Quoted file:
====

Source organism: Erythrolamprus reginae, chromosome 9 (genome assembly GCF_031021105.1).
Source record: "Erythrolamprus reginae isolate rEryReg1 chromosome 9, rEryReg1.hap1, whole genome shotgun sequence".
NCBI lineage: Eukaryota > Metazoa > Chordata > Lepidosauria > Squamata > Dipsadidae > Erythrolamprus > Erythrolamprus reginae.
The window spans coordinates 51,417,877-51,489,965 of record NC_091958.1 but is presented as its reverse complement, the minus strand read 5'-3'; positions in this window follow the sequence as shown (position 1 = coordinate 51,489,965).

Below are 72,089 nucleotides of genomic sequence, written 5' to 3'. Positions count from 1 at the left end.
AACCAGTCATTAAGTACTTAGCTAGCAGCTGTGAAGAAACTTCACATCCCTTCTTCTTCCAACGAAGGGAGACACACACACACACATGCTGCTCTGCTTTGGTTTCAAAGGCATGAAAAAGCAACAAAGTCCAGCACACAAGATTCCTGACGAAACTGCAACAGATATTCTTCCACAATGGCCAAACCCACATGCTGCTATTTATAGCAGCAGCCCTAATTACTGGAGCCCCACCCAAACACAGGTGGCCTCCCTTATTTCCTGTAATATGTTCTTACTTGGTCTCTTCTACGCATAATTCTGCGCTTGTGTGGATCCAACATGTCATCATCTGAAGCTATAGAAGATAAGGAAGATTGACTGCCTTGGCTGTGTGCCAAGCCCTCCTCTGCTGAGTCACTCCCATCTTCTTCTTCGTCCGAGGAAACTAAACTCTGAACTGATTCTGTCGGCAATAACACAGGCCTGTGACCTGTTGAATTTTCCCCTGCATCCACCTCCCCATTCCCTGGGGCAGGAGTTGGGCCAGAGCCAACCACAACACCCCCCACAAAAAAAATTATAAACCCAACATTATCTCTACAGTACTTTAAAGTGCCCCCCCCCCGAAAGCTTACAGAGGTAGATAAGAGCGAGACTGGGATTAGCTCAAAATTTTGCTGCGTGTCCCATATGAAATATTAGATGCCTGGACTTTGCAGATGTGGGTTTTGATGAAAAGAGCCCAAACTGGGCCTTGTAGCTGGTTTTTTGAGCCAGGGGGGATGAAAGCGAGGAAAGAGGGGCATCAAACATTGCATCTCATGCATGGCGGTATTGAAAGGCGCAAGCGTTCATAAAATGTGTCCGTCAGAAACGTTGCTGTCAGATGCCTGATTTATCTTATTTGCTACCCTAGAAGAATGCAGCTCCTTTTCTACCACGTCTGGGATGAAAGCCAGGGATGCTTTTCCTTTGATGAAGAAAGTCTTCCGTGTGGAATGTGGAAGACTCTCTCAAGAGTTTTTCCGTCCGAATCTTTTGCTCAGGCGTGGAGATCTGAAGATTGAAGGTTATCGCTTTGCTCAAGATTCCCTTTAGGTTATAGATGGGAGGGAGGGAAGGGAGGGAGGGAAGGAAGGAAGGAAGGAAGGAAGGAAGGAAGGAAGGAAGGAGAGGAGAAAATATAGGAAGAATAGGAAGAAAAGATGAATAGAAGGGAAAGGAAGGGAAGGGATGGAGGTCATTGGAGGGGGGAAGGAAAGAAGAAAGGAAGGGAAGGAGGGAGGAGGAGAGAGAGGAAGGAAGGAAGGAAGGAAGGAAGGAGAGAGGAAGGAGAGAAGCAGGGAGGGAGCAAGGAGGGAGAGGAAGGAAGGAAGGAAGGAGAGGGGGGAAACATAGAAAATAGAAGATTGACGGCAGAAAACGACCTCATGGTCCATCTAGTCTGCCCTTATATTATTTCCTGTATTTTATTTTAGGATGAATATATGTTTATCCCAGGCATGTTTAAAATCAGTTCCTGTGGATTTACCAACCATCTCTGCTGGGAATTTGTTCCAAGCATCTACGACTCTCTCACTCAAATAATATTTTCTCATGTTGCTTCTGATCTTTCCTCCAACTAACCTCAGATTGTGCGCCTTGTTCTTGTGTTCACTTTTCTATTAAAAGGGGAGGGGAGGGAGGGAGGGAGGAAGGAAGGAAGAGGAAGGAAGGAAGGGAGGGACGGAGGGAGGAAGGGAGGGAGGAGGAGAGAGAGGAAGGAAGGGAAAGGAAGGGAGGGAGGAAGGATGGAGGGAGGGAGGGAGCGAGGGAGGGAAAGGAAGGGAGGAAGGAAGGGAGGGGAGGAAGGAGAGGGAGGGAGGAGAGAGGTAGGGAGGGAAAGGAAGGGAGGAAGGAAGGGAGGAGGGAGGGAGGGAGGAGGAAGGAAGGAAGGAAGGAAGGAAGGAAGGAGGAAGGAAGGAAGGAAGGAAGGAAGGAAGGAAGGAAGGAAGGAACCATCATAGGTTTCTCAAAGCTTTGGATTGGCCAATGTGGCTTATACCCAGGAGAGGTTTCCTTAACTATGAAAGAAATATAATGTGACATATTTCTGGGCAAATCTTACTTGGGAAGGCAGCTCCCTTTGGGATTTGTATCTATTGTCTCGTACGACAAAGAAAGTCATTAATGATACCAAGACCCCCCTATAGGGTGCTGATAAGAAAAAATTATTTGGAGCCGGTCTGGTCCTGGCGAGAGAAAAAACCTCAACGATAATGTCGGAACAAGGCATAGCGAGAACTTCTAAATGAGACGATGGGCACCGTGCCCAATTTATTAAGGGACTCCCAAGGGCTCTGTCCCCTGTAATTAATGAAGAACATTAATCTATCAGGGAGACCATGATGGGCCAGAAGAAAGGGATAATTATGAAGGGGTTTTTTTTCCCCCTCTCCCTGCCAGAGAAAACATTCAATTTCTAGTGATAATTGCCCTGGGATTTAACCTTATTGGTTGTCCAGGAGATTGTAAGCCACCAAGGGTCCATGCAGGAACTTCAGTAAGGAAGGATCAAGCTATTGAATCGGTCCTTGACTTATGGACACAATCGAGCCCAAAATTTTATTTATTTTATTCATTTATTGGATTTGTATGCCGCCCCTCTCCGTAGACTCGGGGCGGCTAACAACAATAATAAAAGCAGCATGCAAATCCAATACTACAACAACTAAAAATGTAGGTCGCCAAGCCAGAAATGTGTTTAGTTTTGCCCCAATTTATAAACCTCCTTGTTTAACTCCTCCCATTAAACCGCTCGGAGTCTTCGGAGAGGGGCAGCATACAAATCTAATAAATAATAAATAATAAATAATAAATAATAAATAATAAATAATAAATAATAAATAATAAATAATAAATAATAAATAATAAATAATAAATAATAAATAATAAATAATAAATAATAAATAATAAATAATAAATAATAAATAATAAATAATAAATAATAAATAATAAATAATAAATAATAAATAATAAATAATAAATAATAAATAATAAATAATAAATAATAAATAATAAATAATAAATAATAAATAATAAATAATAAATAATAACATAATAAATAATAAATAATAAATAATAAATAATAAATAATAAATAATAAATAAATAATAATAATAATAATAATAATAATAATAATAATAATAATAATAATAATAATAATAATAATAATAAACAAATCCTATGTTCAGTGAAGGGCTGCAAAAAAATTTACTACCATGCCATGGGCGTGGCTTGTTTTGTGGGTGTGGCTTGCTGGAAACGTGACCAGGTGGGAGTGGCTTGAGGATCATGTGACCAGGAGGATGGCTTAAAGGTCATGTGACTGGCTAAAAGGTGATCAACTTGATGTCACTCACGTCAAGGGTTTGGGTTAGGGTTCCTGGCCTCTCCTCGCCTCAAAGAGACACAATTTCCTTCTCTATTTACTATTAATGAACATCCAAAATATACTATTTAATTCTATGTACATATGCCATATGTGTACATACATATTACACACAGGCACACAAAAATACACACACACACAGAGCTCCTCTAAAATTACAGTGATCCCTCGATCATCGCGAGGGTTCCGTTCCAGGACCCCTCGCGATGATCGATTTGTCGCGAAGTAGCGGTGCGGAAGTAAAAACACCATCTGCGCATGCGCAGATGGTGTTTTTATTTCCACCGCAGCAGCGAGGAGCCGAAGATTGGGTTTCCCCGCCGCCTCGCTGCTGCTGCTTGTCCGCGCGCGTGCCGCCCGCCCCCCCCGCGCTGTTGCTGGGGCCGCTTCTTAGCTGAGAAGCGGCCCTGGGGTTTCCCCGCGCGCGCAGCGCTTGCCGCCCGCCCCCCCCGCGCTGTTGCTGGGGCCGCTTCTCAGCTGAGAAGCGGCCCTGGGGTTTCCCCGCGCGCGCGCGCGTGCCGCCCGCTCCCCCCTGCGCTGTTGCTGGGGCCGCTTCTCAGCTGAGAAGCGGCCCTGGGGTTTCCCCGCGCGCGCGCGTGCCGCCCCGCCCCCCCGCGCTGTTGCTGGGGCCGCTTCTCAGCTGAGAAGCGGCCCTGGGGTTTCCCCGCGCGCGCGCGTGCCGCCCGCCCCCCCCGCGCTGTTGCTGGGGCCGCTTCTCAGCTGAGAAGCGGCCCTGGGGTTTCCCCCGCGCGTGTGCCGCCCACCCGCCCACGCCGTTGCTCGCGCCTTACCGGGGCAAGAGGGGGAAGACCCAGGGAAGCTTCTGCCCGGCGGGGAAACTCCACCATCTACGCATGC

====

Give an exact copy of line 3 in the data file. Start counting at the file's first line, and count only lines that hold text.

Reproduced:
NCBI lineage: Eukaryota > Metazoa > Chordata > Lepidosauria > Squamata > Dipsadidae > Erythrolamprus > Erythrolamprus reginae.